Guest blogger Harmony Witte lives in Dallas with her husband and menagerie. She works as an artist focusing on watercolors, digital illustration, photography, and painting murals. She is art director at a summer camp, teaches workshops, organizes art events, and curates shows. This is her first post for Art&Seek.
Chances are that if you have read an art article from New York Magazine, you have read the work of Jerry Saltz. His contribution to the American art scene along with his masterful social media presence have made him a figure nearly bigger than life. Jerry is a self-taught critic who rose from long-haul trucking to the role of head art critic and columnist for New York Magazine. Jerry’s most recent project is incredibly ambitious; it’s SEEN, a thirty-three day pop-up art magazine for New York magazine and Vulture that incorporates the work of dozens of bloggers and artists “exploring the arts full-time.” He was kind enough to answer a few questions for us about this project.
How did SEEN begin and whose idea was it?I’ve been begging New York magazine to do an art blog since about 2009 — just looking for a way to get all those people on my Facebook, Twitter, and then later Instagram sort of channeled into one place; but, I never wanted to run this art zine, or art blog, or art magazine. Finally New York magazine somehow found funding for it and its now up and running and I don’t have to be the editor, so I’m really happy. Now I will get to use it for putting as much of my stuff as I might want to write up there, and it’s really thrilling to me.
Its been going on, I would say, the last year or so. When I did not like Oscar Murillo’s chocolate factory at David Turner Gallery I was called racist. When I loved Kara Walker’s sugar sculpture in Brooklyn and said it should be pulled across the United States on a huge float as a reminder of America’s original sin of slavery, people came on and said I’m disrespecting Kara Walker, my former student. Luckily, she came online and said “I like what Jerry Saltz wrote.” That did not stop all the attacks of racism. It goes on and on. I think that with more money in the art world and with fewer people getting that money, its made people cynical. That cynicism has helped create a situation where people are returning to a more politically stringent way of thinking that was common in the early 1990’s. I think people are returning almost in a nostalgic way to a kind of thinking they were used to 20 years ago. I’ve decided if people want to criticize me, they can. At first I was a little shocked at being called a “racist, a sexist, a bigot.” I’m always called “old and bald.” It’s the last one that hurts the most because I don’t see myself as bald. I always want to tell people “I have hair!” I’m just going to go for it. I don’t want to lose readers, but I don’t mind losing so-called friends.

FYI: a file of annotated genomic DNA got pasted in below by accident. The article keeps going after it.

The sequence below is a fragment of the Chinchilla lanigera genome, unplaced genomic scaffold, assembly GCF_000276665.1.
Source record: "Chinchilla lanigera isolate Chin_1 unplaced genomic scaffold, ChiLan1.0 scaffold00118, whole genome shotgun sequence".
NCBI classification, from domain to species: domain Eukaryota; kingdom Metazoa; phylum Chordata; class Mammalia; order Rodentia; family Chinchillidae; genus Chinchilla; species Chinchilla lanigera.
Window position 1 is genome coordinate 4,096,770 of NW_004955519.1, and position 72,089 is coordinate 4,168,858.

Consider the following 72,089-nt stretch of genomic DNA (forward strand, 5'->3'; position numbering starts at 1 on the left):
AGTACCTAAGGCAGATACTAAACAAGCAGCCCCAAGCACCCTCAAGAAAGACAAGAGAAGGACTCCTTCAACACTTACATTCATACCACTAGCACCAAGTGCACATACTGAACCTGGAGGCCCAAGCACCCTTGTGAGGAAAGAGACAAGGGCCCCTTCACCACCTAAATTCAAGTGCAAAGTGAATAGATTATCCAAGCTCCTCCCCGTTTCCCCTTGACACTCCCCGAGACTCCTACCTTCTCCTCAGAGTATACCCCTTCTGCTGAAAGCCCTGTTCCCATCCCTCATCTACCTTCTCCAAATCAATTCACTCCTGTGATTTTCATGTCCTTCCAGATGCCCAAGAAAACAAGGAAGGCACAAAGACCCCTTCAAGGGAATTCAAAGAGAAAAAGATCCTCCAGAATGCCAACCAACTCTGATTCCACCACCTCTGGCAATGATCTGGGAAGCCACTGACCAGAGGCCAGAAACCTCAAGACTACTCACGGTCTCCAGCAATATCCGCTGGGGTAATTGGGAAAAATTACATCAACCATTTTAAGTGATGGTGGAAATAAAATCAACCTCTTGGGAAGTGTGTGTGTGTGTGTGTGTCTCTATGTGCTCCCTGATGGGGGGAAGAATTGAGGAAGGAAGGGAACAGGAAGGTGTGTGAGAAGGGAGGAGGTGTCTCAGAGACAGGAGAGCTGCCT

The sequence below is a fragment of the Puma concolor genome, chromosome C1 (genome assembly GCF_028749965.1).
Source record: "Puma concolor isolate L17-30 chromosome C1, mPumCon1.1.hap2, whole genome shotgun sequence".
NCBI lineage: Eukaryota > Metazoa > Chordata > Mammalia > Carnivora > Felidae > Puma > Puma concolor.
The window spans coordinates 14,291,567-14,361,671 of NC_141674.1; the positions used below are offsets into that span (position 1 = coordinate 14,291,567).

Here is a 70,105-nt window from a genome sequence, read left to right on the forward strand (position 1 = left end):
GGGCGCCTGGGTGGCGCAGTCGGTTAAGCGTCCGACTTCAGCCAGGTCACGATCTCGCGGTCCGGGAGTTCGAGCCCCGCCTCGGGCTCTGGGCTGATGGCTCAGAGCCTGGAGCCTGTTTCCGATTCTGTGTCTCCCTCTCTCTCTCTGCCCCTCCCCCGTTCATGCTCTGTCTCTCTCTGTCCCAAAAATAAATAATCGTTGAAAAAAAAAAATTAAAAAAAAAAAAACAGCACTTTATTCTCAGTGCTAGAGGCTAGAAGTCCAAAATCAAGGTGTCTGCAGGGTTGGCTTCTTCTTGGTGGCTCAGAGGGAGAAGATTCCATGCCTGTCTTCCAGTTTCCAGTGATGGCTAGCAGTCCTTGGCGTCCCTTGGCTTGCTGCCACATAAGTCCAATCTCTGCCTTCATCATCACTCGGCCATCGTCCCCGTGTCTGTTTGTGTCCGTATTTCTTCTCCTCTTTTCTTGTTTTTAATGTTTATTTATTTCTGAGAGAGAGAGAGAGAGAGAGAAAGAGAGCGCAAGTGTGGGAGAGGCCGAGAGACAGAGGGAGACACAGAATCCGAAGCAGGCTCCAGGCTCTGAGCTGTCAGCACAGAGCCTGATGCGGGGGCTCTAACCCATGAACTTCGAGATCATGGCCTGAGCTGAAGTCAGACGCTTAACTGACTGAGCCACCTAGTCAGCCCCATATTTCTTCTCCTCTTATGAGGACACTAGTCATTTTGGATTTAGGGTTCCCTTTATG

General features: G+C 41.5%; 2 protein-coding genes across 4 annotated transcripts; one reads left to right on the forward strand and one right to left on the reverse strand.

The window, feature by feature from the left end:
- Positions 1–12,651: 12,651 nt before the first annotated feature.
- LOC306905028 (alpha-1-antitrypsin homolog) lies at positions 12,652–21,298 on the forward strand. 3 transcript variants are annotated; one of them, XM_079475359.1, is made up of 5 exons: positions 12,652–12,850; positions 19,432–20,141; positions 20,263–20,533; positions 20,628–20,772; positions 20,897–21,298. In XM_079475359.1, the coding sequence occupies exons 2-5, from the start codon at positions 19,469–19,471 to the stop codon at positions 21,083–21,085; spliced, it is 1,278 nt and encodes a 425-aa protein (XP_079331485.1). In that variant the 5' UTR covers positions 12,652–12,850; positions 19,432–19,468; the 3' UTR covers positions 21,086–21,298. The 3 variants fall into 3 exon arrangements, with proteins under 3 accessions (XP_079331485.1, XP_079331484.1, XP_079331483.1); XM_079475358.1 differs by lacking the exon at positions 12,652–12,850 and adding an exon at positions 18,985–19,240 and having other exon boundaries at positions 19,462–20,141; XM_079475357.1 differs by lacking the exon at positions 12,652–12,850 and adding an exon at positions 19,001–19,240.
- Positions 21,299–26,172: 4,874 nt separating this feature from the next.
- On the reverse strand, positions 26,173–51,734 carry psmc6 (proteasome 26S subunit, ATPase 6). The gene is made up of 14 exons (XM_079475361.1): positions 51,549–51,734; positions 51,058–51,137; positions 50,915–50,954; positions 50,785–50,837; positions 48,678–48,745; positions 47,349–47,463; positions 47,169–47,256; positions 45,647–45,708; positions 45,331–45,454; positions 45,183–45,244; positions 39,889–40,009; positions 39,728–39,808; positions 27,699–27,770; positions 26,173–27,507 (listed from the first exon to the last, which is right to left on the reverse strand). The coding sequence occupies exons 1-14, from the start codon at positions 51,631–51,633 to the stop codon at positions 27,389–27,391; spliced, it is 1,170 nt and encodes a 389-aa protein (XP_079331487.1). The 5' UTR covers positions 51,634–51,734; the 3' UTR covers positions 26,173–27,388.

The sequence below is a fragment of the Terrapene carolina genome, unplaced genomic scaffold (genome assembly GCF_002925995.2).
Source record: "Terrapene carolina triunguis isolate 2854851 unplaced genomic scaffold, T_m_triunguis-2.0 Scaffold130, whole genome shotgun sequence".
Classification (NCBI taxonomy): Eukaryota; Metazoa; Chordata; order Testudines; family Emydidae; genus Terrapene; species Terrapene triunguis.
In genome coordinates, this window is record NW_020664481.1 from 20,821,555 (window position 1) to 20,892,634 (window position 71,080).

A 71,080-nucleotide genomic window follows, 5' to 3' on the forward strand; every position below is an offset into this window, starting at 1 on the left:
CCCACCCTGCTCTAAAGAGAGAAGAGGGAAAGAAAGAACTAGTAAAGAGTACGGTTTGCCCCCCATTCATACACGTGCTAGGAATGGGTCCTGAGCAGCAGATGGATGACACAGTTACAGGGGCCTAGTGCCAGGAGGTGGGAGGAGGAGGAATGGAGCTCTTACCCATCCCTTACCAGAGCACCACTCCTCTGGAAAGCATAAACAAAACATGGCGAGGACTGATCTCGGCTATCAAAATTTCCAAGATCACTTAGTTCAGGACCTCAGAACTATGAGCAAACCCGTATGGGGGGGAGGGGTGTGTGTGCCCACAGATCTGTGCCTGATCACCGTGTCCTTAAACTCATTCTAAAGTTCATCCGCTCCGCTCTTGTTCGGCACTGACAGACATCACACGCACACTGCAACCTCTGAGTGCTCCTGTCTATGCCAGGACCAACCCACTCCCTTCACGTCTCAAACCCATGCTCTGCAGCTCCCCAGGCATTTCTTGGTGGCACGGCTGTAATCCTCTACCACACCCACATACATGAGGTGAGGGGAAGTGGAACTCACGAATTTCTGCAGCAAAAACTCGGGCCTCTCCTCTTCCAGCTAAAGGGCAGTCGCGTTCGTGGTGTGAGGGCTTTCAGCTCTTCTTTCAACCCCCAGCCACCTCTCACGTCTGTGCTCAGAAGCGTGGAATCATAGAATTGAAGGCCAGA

What has been the response to that post?